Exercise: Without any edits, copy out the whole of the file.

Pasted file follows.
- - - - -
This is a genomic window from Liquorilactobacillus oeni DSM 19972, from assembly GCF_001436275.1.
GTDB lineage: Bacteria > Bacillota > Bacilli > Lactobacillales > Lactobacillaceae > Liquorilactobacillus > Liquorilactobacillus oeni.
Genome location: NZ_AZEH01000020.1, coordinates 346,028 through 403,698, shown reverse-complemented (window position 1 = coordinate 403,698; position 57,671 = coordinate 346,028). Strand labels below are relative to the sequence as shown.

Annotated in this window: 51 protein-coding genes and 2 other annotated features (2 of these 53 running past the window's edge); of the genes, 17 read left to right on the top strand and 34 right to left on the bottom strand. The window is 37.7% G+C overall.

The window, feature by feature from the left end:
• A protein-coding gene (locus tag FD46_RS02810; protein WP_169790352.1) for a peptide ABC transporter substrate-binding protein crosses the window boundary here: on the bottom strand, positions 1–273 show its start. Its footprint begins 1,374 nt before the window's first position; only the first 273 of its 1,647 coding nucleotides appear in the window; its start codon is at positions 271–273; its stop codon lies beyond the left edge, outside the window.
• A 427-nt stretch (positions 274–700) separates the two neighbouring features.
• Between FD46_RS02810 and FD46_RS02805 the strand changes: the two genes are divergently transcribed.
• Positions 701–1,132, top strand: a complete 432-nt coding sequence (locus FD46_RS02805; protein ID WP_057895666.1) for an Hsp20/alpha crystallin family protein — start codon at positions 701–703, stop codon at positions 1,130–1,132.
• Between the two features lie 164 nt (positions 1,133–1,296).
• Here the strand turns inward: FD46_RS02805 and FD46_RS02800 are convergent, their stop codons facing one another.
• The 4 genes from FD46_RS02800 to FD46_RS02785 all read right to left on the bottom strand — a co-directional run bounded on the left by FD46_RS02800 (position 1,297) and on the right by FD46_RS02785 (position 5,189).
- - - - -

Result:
This is a genomic window from Liquorilactobacillus oeni DSM 19972, from assembly GCF_001436275.1.
GTDB lineage: Bacteria > Bacillota > Bacilli > Lactobacillales > Lactobacillaceae > Liquorilactobacillus > Liquorilactobacillus oeni.
Genome location: NZ_AZEH01000020.1, coordinates 346,028 through 403,698, shown reverse-complemented (window position 1 = coordinate 403,698; position 57,671 = coordinate 346,028). Strand labels below are relative to the sequence as shown.

Annotated in this window: 51 protein-coding genes and 2 other annotated features (2 of these 53 running past the window's edge); of the genes, 17 read left to right on the top strand and 34 right to left on the bottom strand. The window is 37.7% G+C overall.

The window, feature by feature from the left end:
• A protein-coding gene (locus tag FD46_RS02810; protein WP_169790352.1) for a peptide ABC transporter substrate-binding protein crosses the window boundary here: on the bottom strand, positions 1–273 show its start. Its footprint begins 1,374 nt before the window's first position; only the first 273 of its 1,647 coding nucleotides appear in the window; its start codon is at positions 271–273; its stop codon lies beyond the left edge, outside the window.
• A 427-nt stretch (positions 274–700) separates the two neighbouring features.
• Between FD46_RS02810 and FD46_RS02805 the strand changes: the two genes are divergently transcribed.
• Positions 701–1,132, top strand: a complete 432-nt coding sequence (locus FD46_RS02805; protein ID WP_057895666.1) for an Hsp20/alpha crystallin family protein — start codon at positions 701–703, stop codon at positions 1,130–1,132.
• Between the two features lie 164 nt (positions 1,133–1,296).
• Here the strand turns inward: FD46_RS02805 and FD46_RS02800 are convergent, their stop codons facing one another.
• The 4 genes from FD46_RS02800 to FD46_RS02785 all read right to left on the bottom strand — a co-directional run bounded on the left by FD46_RS02800 (position 1,297) and on the right by FD46_RS02785 (position 5,189).